I have been working on a grid design framework for able2know, and have been wrestling with the inconsistencies between browsers when it comes to percentage rounding. There are good static grid CSS frameworks out there (e.g. Blueprint, 960gs) but the attempts to convert them into liquid grids (e.g. Liquid Blueprint, fluid960gs) share the same bugs I was running into, where width is not correctly calculated and in IE6 and IE7 the effect was often dramatic, with columns jumping around when the browser is resized. At some widths everything would be perfect, but at others columns would wrap into the next row, breaking the layout. A couple of pixels off might not sound like much, but have a look at this video to see the effect on the layout those few pixels can have.
I set out to fix this problem, and began writing my own grid CSS framework, trying all sorts of different mathematical approaches to the problem (I was working with three columns so my initial suspicion was that the browsers were having a hard time dealing with fractions like 1/3). I also tried every IE CSS hack to try to coax the floats the grid uses into compliance, but no dice. So after more investigation, I learned that this is a rendering problem with no perfect solution for the browser manufacturs. The limitation is your monitor.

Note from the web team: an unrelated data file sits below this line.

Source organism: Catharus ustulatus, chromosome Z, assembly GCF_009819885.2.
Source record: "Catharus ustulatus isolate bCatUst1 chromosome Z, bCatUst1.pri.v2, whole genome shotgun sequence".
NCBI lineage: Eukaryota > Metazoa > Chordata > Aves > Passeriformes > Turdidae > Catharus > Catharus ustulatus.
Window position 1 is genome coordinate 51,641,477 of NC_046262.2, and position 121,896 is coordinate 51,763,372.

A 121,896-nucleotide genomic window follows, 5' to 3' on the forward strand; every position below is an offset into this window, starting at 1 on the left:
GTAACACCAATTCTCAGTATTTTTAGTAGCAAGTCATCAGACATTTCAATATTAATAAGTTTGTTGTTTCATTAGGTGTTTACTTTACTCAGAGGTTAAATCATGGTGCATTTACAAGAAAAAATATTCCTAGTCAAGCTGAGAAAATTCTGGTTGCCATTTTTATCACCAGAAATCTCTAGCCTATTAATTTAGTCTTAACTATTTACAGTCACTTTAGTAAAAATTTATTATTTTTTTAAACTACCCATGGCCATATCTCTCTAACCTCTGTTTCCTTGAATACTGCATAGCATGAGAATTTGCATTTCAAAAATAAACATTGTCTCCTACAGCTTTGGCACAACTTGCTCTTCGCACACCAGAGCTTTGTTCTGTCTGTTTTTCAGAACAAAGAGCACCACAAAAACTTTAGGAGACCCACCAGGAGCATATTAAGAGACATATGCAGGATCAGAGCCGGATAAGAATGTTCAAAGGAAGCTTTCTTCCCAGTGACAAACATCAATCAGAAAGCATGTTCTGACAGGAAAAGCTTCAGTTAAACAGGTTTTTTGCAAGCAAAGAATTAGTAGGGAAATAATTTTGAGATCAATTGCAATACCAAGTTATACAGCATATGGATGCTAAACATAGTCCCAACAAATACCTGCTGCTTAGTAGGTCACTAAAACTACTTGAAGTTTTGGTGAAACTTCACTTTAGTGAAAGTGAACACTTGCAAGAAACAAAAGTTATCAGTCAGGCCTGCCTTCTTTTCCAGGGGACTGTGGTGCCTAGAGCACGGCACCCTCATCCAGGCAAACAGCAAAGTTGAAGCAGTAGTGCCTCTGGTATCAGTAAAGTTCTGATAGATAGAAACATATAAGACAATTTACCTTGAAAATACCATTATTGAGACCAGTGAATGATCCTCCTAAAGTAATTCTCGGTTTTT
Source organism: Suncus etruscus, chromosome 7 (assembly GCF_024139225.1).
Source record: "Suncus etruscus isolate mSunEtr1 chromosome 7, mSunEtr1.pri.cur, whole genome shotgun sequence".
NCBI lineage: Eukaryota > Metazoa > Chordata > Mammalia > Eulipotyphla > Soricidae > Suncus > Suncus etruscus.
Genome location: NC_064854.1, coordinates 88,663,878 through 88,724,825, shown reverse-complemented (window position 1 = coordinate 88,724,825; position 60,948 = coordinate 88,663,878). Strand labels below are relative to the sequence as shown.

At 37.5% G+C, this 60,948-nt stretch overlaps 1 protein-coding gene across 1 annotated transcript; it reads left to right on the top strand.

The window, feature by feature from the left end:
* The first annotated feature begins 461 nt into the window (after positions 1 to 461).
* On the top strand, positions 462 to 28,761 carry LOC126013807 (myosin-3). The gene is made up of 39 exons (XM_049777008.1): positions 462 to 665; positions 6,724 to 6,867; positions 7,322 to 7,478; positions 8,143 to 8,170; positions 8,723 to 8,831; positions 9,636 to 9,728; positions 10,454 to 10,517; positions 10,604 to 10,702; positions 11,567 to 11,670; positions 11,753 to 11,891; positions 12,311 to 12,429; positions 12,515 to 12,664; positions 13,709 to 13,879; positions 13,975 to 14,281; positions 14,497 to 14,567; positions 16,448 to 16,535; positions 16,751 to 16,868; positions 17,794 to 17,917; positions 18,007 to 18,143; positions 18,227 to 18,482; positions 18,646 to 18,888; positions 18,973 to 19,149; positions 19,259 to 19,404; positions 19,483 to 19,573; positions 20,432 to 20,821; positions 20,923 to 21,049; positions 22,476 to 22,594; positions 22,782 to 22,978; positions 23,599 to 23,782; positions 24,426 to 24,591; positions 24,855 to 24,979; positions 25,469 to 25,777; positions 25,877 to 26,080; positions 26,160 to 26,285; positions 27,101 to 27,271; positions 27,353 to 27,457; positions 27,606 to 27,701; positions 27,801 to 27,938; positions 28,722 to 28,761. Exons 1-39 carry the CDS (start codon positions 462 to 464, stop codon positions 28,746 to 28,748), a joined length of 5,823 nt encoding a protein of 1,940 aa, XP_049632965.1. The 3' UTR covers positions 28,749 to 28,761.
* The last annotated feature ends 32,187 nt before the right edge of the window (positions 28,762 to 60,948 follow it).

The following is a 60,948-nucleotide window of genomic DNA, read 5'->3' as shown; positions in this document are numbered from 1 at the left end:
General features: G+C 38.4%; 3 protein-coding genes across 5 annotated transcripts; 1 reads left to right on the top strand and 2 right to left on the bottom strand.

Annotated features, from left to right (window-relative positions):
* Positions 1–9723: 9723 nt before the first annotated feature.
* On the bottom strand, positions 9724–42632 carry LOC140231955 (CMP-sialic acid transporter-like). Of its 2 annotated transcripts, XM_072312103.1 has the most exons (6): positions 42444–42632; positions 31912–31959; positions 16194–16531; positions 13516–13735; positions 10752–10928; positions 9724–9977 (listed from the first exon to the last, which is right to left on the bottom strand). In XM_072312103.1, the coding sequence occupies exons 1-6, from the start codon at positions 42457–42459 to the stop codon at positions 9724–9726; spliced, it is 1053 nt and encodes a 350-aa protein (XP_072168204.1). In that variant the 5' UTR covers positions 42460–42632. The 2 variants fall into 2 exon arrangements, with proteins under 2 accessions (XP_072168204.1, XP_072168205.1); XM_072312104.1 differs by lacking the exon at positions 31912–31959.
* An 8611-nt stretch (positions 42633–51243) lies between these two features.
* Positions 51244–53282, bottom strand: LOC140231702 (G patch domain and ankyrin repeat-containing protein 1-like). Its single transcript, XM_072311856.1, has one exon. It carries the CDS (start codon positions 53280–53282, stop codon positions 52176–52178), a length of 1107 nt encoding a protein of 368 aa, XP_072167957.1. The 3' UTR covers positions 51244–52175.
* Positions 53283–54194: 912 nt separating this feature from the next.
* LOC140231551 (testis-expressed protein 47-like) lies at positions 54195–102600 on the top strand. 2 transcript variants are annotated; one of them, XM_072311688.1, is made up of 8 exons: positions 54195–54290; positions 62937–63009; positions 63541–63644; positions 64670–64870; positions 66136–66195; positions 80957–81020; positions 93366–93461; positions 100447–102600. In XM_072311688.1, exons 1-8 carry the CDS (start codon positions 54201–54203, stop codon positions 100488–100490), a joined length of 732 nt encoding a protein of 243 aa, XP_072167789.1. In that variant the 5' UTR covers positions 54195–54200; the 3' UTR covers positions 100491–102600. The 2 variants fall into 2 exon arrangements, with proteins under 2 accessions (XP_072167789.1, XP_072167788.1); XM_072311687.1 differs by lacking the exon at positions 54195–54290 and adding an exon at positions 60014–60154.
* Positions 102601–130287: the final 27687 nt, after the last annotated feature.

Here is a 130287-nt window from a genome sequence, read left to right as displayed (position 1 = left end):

To make a very long story short, your monitor needs your browser to display objects sized in pixels. Browsers have no easy way around this problem, and there is no perfect solution. This, of course, doesn’t mean that the various browsers will find a consistent way to handle it, and as per usual IE managed to settle on the least optimal approach of the bunch.
First of all, let’s explain the problem. Let’s say you want to divide your layout into 4 columns. The pixels this area will represent may not be divisible by four. Let’s say you are dividing 50 pixels (no matter what you choose, the browser may end up with an indivisible problem, so I’m just using an easy example that John Resig used in his comparison of how each browser handles the rounding), each column should be 12.5 pixels wide according to your CSS telling the browser to divide the 50 pixels into 25% columns. The problem is that your browser can’t do this, and needs to round to an integer. No matter what your browser does at this point, there will be imperfections. If your browser rounds down there may be gaps and if you round up, then there can be an overflow.
Here is a test you can use to see this error in effect in your browser. It should display a black box, but drag your browser around resizing it, and at some sizes you should see gaps (in Firefox 3 you may not be able to do so due to an innovative way they are handling the rounding rounding the layout to 1/60th of a CSS pixel).
Now I understand the limitations each browser faces, and how they can’t possibly get it all perfect, but what IE does that breaks layouts as you resize the browser, causing your divs to jump around is round up. By rounding up they may cause your columns to exceed the width of their container, and wrap. There’s not a great way around this, and the only easy solution is to not let your columns add up to 100%, leaving room for rounding up without breaking your layout. It’s not a great solution, and it ruins the pixel perfect grid I was trying to implement on able2know with more space on the right than on the left but I thought I’d write up the problem in case others need it to fix their floats.